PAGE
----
Throughout the United Statesâ€™ history, there has always been an ambivalent feeling toward immigrants, which is reflected in a positive attitude toward groups that have been visible for a century or more, and much more negative attitude toward recent arrivals, especially those with no American visa.
Issues on immigration and US visa application policies and procedures have always had a profound impact, touching on myriad facets of American life that range from the economic and political to the cultural.
Immigration, especially its economic, social, and political aspects, has always since been a cause of controversy in issues regarding ethnicity, economic benefits, jobs for non-immigrants, settlement patterns, impact on upward social mobility, crime, voting behavior and recently, the strict USA visa application process.
There are even surveys that had indicated that Americans had consistently made a sharp distinction between legal and illegal immigrants, generally viewing those perceived as â€śplaying by the rulesâ€ť, those that have US visa, with more sympathy than immigrants that have entered the country illegally.
Anti-immigrant fever have since fanned across the country, with public opinion on anti-immigrant sentiment is where unemployment is highest, and vice-versa.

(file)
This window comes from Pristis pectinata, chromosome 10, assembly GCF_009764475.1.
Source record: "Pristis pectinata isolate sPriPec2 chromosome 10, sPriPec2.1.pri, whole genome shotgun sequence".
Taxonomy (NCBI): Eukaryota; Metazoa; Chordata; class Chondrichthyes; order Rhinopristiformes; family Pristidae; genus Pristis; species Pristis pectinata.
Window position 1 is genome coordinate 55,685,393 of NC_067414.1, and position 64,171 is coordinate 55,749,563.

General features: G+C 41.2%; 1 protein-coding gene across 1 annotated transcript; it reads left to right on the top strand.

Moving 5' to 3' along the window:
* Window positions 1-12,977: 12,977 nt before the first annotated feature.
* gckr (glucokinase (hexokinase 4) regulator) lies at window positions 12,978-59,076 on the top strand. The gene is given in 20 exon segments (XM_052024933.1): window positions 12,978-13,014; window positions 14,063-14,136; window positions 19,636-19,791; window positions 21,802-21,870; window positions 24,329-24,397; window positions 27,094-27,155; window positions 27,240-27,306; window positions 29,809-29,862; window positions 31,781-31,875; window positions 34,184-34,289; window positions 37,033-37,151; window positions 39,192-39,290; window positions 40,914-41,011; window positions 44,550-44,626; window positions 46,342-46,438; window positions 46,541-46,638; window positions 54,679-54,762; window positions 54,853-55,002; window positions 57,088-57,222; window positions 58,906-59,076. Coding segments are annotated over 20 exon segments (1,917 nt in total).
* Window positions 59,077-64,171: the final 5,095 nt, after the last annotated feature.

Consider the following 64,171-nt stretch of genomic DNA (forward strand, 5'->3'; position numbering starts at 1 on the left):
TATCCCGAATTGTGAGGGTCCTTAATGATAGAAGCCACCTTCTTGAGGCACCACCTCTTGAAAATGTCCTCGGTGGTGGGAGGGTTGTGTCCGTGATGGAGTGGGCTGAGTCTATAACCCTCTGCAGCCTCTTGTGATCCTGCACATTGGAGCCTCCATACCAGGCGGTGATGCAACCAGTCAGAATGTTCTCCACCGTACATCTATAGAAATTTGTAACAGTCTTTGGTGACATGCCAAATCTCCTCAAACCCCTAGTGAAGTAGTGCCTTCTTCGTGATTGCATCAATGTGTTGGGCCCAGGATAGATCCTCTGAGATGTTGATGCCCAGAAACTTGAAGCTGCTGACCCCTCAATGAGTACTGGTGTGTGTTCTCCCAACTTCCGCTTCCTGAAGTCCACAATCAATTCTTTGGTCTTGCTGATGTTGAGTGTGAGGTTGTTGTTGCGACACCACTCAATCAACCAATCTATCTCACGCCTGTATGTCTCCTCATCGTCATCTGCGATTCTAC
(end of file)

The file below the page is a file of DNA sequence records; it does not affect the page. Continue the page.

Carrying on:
With the current high level of unemployment fanning the ever-smoldering anti-immigrant fever, Americans have found it easy to lose sight of the fact that the United States is a nation of immigrants and that throughout history; the legal and illegal status of these immigrants has had more to do with politics than individual worth.
Now, with the demographic landscape of the United States changing, as evidenced by Hampshire College embracing the change by establishing a scholarship dedicated to helping immigrants with no USA visa to receive college degrees.
In a recent article by Boston Globe reporter Peter Schworm, Hampshire College is extending a unique offer to thousands of potential students who do not have a United States visa. They are offering a specific financial aid endowment to defray college tuition costs for undocumented students.
Undeniably, it is now a fact of life in the US that there are many undocumented residents, of which neither legal residents nor undocumented persons can afford to ignore for much longer.
Though there are still many issues raised by the often-nonsensical immigration debate, these can be resolved. American educational institutions should whole-heartedly embrace the idea of creating a Hampshire-like endowment that is capable of providing tangible social mobility for the thousands of undocumented students who just want to get ahead in a country where certain political factions seem content to consign them to membership in a permanent immigrant underclass.
There is now a chance for these American educational institutions to move to the cutting edge of this discussion by setting up their own endowment plan that shows the entire country exactly where it stands when it comes to the problems of continued educational, political and financial disenfranchisement.
However, it goes without saying that there will be limitations as a financial aid endowment is not equivalent to the demonized â€śquotaâ€ť system of affirmative action. This is not, as some opponents may claim, a free pass that freely condones the violation of American immigration law. Instead, this is merely a helping hand that provides an incredible opportunity to those bright, undocumented students, who are unlikely to receive much assistance elsewhere.